In light of this coincidence of names, there can be no doubt that the author of Pirḳe Rabbi Eliezer possessed some familiarity with Islamic traditions and that his version of the legend must stem from a relatively late date. It is not at all clear who is borrowing or adapting from whom, nor is it obvious what motives might underlie the respective traditions.
As outlined above, the Jewish version of the tale functions effectively as a filling-in of various gaps in the biblical narrative, and as a source of moral instruction regarding hospitality or the choosing of a virtuous wife. In the Muslim accounts the story took place in the vicinity of Mecca and both wives belonged to a local Arabian tribe, the Jarham. Hagar, who had died before these episodes, had no involvement in choosing these women. Most of the Muslim versions of the story present it as a kind of prelude to a central event in their sacred history, the founding of the Ka’aba in Mecca, their holiest shrine which the Qur’an ascribes to Abraham and Ishmael.
Interestingly, instead of speaking of bread and water, the proverbial biblical expressions of hospitality, as the refreshment that was offered or denied to Abraham, most of the Muslim versions refer to meat (the Arabic word for meat, laḥm is the same as the Hebrew word for bread). In fact, the authors stress that grain does not grow around Mecca, so it would be implausible to expect a host to offer bread to a guest.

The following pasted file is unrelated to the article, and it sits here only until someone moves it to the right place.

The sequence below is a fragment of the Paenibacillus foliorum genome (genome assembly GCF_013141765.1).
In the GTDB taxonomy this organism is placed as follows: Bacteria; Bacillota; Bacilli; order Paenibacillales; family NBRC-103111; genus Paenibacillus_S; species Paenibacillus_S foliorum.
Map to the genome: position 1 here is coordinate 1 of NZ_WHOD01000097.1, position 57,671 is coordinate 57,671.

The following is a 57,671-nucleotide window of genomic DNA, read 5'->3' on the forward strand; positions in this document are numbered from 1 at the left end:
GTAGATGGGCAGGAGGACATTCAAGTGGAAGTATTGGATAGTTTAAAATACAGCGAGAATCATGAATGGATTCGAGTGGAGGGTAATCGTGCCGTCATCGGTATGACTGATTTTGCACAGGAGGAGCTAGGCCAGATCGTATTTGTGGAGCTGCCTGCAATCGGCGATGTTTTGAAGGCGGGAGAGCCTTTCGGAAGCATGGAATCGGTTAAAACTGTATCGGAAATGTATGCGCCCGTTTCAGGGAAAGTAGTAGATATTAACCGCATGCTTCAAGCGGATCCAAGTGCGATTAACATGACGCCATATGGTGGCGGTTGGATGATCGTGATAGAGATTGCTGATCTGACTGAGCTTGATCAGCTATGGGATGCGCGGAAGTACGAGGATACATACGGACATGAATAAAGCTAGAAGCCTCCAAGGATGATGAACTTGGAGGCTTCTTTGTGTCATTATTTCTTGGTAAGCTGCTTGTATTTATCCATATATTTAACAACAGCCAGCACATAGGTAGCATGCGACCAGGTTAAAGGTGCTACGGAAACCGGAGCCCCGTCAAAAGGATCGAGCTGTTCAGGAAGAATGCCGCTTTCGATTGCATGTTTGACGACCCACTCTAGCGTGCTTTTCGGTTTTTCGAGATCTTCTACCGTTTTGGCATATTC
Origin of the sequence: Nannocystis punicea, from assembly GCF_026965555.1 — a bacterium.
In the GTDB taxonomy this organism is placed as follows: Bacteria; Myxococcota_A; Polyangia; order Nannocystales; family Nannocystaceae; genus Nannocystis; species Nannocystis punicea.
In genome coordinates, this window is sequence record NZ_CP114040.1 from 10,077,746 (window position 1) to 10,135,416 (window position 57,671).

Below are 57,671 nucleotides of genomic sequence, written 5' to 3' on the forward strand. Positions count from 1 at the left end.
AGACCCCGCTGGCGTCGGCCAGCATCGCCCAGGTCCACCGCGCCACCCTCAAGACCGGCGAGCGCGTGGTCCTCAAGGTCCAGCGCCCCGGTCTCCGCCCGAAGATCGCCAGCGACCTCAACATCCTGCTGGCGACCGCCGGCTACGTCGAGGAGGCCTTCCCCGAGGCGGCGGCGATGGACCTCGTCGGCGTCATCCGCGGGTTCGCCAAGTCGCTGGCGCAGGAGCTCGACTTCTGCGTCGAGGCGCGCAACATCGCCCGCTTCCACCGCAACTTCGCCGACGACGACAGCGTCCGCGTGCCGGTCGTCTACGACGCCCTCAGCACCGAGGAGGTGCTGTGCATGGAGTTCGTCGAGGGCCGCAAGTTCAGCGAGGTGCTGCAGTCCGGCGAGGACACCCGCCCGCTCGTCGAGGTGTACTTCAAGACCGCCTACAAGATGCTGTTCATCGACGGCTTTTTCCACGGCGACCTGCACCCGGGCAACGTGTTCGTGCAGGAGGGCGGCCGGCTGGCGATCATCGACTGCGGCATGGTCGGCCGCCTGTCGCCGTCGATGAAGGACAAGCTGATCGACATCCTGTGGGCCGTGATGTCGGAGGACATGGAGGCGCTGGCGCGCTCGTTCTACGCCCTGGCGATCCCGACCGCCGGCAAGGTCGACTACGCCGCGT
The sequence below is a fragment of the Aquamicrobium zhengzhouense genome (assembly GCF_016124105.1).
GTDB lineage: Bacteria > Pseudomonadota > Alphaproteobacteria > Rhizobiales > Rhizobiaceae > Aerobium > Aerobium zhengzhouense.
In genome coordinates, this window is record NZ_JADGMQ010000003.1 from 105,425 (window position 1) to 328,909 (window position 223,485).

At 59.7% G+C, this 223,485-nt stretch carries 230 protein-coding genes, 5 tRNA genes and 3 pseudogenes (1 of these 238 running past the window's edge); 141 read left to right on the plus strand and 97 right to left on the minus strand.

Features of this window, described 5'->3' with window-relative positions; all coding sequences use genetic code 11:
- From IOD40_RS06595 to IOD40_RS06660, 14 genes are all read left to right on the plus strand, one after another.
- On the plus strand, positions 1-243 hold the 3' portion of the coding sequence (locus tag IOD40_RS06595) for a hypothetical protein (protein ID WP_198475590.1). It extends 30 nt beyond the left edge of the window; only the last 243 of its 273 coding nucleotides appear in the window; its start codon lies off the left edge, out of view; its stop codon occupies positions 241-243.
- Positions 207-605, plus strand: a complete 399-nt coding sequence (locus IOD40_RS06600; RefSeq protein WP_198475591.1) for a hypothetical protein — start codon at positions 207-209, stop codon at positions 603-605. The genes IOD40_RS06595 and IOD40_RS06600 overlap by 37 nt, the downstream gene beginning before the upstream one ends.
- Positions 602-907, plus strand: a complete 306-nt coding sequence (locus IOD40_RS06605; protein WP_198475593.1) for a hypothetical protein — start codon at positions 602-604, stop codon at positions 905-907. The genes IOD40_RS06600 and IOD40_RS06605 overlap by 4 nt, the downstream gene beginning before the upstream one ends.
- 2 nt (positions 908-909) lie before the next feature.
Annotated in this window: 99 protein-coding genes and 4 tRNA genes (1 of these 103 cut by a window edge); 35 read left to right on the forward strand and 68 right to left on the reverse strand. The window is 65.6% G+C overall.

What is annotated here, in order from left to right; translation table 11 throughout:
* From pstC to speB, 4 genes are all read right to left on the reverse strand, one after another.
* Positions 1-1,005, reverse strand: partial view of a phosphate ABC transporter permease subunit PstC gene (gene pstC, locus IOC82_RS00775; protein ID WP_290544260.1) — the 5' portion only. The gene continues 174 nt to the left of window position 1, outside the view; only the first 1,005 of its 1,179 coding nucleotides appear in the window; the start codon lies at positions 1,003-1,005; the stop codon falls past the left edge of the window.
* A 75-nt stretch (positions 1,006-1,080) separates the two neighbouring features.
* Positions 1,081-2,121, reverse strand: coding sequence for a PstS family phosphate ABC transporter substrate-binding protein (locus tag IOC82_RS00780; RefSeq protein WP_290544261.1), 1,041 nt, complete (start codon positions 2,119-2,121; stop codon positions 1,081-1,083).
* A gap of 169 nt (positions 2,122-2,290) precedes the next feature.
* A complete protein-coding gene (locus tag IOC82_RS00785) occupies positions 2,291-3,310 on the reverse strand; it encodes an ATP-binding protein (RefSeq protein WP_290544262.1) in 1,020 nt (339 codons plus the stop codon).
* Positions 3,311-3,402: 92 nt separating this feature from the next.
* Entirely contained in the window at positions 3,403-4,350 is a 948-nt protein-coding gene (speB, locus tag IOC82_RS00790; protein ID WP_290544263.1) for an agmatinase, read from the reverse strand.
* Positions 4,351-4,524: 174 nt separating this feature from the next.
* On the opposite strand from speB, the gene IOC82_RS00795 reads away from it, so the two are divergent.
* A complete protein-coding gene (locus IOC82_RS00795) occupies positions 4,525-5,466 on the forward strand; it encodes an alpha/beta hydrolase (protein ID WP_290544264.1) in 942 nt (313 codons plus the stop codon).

Some of the Islamic legends also link this story to a well-known relic in Mecca known as “Abraham’s station,” a rock that is believed to bear the patriarch’s footprint. They tell how Abraham, bound by his pledge to Sarah not to step down from his camel when visiting Ishmael, asked his daughter-in-law to bring him a rock on which he could rest his foot while partaking of his meal. The legend has it that the imprint of his foot is miraculously still visible in the rock and can be viewed by pilgrims. In fact, the normative Muslim tradition traces the stone’s origin to a different episode, when Abraham stood on it in order to reach the upper levels during the construction of the Ka’aba, and the solid rock wondrously softened like clay beneath his feet.
Were it not for the names of the wives it probably would not have occurred to readers to connect the tale in Pirḳei Rabbi Eliezer to the religion of Islam. I would not be surprised if Aisha and Fatima were chosen simply because they were familiar “Ishmaelite"-sounding female names.
Nevertheless, scholars have tried to discern symptoms of interfaith polemics in those stories. For example, Ishmael’s failure to find himself a worthy mate was regarded as an implicit criticism; and any discrepancies between the versions can be (and has been) interpreted as an attempt to discredit the rival tradition.
All this seems to presuppose a stereotypical attitude of hostility between religions. This assumption, however, finds little support in the actual words of the stories, which seem more concerned with conveying their own narratives and values than in disparaging those of others.